Just as Athens sought to wage minor skirmishes to gain a foothold in the Aegean more than 2000 years ago, China aims to enlarge its sphere of influence and control in the South China Sea, commensurate (in its view) with its status as a great power.
Beijing’s desire to retake hegemony over regional waters is understandable, and not without precedent. In 1823, President James Monroe declared that the United States would unilaterally regard any incursion in North or South American waters by outside (European) nations as a deliberate act of aggression, and that the US would be forced to respond in kind. The Monroe Doctrine served as a de facto declaration of US hegemony over regional waters.
Yet China’s assertiveness in the South China Sea is different for several reasons.
For one, the Americas of the early 19th century comprised a far smaller portion of the global economy. The South China Sea today accounts for one third of global trade, with about 7.2 million barrels of crude oil imported to China per day (slightly more than the US at 7.08 million barrels a day).
Secondly, a huge geographic distance separated America from its rivals across the ocean, colonial Great Britain and Spain. The South China Sea and East China Sea are home to US and Japanese forces as well as the modern navies of the Philippines, Vietnam, and other fledgling states.
Thirdly, as Cronin argues, geopolitics today operate on international rules and legal norms far more than spheres of influence that were more prevalent in the 19th century.
The Thucydides paradigm still holds many valuable lessons for today’s quagmire.
Just as the rising power Athens threatened the security architecture of the ruling power Sparta and its Peloponnesian League, today the rise of China manifests a real threat to the stability enshrined by the rules-based international order led by the US and its alliances with Japan, the Philippines, and South Korea.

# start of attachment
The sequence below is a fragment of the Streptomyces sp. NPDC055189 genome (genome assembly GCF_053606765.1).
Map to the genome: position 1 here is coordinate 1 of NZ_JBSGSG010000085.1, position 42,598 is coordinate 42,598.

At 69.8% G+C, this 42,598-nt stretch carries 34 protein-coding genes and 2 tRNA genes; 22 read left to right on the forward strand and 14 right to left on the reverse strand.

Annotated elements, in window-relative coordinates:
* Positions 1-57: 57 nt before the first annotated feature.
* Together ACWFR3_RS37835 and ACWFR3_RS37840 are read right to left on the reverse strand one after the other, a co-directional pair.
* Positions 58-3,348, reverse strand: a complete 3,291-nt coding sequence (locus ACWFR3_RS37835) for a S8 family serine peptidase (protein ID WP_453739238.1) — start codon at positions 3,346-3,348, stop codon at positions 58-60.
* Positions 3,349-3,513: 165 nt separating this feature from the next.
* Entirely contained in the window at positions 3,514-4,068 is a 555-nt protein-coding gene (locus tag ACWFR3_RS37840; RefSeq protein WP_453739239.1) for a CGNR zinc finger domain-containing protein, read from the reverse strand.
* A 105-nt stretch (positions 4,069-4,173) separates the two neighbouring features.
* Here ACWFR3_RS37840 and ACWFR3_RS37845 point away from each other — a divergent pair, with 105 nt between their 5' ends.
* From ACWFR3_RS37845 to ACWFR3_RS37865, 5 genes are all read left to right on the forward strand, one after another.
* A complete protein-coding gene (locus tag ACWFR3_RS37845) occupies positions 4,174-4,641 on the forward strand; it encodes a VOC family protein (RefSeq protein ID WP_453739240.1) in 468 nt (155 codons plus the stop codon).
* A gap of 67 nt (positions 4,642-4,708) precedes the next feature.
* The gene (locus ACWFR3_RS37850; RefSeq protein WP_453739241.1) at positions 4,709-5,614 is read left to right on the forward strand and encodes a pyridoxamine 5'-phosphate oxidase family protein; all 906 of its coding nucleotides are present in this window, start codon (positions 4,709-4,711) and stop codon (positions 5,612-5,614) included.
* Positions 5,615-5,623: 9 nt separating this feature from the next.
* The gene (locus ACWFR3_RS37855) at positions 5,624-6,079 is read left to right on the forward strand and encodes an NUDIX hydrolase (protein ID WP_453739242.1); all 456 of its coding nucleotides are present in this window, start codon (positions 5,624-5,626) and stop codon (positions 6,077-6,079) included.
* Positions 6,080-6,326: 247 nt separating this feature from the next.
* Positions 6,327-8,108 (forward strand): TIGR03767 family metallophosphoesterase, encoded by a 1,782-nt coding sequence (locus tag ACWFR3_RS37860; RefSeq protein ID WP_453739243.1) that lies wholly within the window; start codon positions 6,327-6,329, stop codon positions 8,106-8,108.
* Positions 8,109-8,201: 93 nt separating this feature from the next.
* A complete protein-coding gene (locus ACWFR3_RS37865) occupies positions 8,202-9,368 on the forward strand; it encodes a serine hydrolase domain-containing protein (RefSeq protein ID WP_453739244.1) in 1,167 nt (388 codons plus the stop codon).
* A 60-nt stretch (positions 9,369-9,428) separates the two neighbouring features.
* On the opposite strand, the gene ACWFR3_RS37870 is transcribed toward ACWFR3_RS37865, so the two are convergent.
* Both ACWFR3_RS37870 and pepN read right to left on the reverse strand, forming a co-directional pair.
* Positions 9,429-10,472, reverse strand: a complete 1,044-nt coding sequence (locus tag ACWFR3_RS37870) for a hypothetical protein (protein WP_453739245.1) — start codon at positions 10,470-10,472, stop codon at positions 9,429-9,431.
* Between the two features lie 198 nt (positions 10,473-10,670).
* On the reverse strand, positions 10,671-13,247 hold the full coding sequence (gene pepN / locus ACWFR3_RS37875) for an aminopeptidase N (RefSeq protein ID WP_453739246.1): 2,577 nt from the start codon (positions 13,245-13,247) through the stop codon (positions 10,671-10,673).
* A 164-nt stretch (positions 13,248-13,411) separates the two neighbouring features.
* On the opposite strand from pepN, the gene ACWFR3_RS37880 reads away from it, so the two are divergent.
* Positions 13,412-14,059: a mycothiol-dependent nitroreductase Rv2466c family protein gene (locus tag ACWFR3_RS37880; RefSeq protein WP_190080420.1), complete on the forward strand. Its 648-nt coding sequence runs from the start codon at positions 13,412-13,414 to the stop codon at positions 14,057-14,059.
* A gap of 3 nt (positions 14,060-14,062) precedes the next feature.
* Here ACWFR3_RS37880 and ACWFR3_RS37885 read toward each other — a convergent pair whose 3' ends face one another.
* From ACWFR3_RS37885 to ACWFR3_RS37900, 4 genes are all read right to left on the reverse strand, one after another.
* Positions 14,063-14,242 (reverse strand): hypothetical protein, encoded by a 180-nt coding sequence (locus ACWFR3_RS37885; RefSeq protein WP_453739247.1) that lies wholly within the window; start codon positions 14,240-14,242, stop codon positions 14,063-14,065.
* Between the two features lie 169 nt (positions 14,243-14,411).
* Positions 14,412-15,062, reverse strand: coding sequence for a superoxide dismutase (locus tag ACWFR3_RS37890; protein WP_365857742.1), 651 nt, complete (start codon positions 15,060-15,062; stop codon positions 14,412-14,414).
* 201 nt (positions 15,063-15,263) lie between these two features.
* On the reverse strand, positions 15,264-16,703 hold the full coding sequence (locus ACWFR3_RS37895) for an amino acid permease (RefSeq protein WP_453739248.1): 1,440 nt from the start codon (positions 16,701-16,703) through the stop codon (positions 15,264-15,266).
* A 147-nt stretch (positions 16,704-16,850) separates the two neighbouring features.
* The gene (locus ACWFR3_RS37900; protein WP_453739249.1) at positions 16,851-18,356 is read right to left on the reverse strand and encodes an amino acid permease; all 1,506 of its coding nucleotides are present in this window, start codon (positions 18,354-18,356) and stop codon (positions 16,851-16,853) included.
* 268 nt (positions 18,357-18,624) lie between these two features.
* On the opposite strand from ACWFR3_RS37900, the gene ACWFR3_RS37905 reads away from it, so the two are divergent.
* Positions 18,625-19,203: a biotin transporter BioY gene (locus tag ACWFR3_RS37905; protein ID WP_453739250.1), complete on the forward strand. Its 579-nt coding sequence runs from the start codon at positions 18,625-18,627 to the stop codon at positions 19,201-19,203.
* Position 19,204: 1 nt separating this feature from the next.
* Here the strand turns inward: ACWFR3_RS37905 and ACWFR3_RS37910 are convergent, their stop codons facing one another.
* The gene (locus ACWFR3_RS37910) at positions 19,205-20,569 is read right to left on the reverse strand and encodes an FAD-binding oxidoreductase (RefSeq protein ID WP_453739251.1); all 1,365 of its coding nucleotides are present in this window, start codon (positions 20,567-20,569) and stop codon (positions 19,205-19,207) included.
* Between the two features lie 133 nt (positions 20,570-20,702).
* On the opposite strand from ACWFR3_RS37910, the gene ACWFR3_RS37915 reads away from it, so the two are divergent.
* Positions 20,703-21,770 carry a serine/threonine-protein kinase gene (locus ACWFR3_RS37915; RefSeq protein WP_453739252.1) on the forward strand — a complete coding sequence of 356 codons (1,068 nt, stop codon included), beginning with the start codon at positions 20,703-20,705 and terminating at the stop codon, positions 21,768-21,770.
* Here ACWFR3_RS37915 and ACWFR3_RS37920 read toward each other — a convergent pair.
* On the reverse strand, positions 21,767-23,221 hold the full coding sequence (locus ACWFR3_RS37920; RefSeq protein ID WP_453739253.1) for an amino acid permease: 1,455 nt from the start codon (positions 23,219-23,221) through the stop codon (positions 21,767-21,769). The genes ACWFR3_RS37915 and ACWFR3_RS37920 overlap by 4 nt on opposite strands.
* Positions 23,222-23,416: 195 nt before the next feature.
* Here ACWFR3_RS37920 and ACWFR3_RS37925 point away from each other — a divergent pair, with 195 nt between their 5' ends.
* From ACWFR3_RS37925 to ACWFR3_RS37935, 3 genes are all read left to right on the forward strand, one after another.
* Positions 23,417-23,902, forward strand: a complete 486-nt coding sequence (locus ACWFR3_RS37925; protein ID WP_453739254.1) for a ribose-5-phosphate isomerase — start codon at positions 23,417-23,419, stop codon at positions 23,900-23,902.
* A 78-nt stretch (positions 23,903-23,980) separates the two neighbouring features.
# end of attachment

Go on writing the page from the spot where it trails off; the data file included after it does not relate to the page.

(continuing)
Any escalation of armed conflict on the South China Sea would have grave negative repercussions for international trade and likely see a spike in oil prices. Such instability could trigger another global recession, or worse, war between the two superpowers.
While realists may cite the Thucydides Trap as evidence of unavoidable conflict between China, the US, and ASEAN states, optimists and pragmatists are working hard to increase dialogue and understanding through confidence building measures and advocating for peaceful dispute settlement mechanisms.
The US could ratify the UN Convention on the Law of the Sea to signal a genuine interest in submitting to international law and rules-based solutions to resolve the dispute. Such a move might relieve apprehensions across the Pacific of a U.S. policy to contain China.
Finally, history may repeat itself, but it need not preordain disaster, as modern readers of Thucydides may warn. We can learn from the mistakes of our past, and China and the US may be able to work together to find a “new model of great power relations,” which Chinese President Xi Jinping has called for.
The balance of power isn’t necessarily a zero-sum game. The future may hold room for competition amid cooperation between major powers, without ruling out minor confrontations and adjustments to existing alliances.
Hunter Marston is a freelance Asia analyst based in Washington, DC. He holds a MA in International Studies from the University of Washington in Seattle.